‘Only… we’d better get started ‘cos he said they won’t be long…’

‘They won’t be back!’ said the captain. ‘The water they’ve got won’t last a day up there! They haven’t got the right gear! And once they’re out of sight of the sea they’ll get lost!’

‘Good!’ It took half an hour to get to the top of the dune. The sand had been stamped down but, even as Vimes watched, the wind caught the particles and nibbled away at the prints. ‘Camel tracks,’ said Vimes. ‘Well, camels don’t go all that fast. Let’s––’

‘I think Detritus is having real trouble, sir,’ said Carrot. The troll was standing with his knuckles on the ground. The motor of his cooling helmet sounded harsh for a moment in the dry air, and then stopped as the sand got into the mechanism. ‘Feelin’ fick,’ he muttered. ‘My brain hurts.’

‘Quick, hold your shield over his head,’ said Vimes. ‘Give him some shade!’

‘He’s never going to make it, sir,’ said Carrot. ‘Let’s send him back down to the boat.’

‘We need him! Quick, Cheery, fan him with your axe!’ At which point, the sand stood up and drew a hundred swords. ‘Bingeley–bingeley beep!’ said a cheerful if somewhat muffled voice. ‘Eleven eh em, Get Haircut… er… that’s right… isn’t it?’ It wasn’t large, but slabs of collapsing building had smashed together in such a way that they made a cistern that the rain had filled half full.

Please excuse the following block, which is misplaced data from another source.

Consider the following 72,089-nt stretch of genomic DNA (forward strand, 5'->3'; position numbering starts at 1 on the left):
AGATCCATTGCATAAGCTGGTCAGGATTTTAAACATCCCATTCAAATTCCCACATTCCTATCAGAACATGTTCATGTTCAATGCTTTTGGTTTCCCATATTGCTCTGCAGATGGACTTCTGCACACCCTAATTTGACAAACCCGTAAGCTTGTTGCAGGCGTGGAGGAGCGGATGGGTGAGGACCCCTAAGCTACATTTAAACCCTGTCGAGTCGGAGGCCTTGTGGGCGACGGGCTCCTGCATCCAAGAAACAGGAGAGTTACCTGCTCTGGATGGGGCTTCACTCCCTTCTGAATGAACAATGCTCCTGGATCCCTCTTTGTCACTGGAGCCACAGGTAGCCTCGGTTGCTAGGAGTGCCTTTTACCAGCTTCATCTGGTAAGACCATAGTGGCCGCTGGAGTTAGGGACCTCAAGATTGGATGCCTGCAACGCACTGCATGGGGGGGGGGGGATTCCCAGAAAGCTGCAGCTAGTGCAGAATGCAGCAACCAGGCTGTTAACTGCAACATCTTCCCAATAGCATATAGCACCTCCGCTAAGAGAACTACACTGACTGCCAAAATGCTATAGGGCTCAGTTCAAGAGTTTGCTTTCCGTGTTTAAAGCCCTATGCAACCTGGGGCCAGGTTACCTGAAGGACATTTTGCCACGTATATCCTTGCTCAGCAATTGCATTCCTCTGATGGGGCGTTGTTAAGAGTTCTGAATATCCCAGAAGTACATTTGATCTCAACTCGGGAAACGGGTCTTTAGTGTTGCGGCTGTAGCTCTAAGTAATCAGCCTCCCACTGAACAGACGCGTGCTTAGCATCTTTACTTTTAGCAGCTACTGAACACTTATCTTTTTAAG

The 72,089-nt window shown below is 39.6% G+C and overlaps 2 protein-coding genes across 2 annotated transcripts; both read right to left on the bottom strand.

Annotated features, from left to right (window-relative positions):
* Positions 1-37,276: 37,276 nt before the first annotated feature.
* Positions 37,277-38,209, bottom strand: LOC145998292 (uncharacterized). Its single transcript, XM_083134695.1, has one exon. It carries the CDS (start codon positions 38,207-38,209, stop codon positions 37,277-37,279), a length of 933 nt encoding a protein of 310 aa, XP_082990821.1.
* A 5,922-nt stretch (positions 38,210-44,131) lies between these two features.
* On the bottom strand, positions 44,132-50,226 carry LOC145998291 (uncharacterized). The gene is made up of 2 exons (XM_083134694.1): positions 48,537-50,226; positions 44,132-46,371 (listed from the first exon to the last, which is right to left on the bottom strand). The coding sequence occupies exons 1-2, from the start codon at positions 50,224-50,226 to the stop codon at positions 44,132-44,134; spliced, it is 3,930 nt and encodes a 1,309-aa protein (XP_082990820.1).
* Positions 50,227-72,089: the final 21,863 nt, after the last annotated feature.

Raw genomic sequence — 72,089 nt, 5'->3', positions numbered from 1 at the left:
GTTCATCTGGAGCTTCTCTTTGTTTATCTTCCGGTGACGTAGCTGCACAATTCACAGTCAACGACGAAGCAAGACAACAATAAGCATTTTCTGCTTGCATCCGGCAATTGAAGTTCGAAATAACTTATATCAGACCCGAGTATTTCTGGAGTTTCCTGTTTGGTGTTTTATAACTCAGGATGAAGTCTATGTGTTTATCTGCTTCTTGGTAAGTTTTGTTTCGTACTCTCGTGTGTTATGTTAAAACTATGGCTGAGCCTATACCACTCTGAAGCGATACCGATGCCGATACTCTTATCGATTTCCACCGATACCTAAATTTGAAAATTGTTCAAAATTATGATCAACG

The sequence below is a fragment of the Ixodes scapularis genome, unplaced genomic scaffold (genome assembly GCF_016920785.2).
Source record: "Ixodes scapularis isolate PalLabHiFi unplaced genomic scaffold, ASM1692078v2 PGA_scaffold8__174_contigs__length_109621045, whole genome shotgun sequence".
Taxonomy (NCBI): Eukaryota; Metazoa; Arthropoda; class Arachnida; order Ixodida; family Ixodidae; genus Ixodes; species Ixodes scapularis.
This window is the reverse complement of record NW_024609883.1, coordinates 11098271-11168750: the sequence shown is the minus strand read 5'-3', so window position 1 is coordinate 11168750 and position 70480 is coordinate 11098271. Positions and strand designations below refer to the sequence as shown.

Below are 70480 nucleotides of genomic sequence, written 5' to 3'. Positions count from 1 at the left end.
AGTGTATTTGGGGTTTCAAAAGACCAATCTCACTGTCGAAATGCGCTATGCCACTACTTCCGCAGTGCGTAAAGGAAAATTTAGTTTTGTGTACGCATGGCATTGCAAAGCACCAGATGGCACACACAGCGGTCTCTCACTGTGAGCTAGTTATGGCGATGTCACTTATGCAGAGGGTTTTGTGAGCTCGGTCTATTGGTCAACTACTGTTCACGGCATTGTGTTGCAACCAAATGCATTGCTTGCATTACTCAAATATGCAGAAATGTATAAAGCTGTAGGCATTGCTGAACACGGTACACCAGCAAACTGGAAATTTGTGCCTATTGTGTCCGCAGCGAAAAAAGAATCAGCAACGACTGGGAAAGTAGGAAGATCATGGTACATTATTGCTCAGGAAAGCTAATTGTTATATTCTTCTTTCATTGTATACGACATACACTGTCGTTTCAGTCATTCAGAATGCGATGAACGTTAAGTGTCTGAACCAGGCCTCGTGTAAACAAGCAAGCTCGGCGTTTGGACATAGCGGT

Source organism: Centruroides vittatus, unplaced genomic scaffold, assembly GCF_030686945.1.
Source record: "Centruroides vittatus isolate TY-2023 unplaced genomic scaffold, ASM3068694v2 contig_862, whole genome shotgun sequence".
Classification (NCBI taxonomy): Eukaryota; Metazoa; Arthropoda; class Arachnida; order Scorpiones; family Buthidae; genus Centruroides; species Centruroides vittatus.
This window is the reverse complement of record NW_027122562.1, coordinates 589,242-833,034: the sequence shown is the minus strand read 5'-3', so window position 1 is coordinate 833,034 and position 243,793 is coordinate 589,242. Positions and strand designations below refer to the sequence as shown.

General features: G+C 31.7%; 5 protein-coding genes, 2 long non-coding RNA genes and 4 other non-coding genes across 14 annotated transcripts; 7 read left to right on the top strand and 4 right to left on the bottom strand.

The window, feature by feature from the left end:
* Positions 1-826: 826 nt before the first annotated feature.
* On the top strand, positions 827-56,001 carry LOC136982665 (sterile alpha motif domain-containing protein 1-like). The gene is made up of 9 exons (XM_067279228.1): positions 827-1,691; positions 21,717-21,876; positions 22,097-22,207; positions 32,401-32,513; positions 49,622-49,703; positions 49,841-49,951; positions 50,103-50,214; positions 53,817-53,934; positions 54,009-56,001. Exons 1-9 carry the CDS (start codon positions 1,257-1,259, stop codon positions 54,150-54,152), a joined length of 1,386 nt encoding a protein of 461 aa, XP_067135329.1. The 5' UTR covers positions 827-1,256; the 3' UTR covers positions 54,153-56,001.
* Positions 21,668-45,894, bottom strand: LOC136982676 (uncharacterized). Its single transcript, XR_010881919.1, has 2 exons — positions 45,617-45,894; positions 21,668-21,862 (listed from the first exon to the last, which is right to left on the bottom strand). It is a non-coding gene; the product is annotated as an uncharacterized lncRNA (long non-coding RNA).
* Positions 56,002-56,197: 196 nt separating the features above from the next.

Solid Jackson slapped his son on the back. ‘Fresh water! At last!’ he said. ‘Well done, lad.’

‘You see, I was looking at these sort of painting things, Dad, and then–’

‘Yeah, yeah, pictures of octopuses, very nice,’ said Jackson. ‘Hah! The ball is on the other foot now and no mistake! It’s our water on our side of the island, and I’d just like to see them greasy buggers claim otherwise. Let ’em keep their damn driftwood and suck water out of fishes!’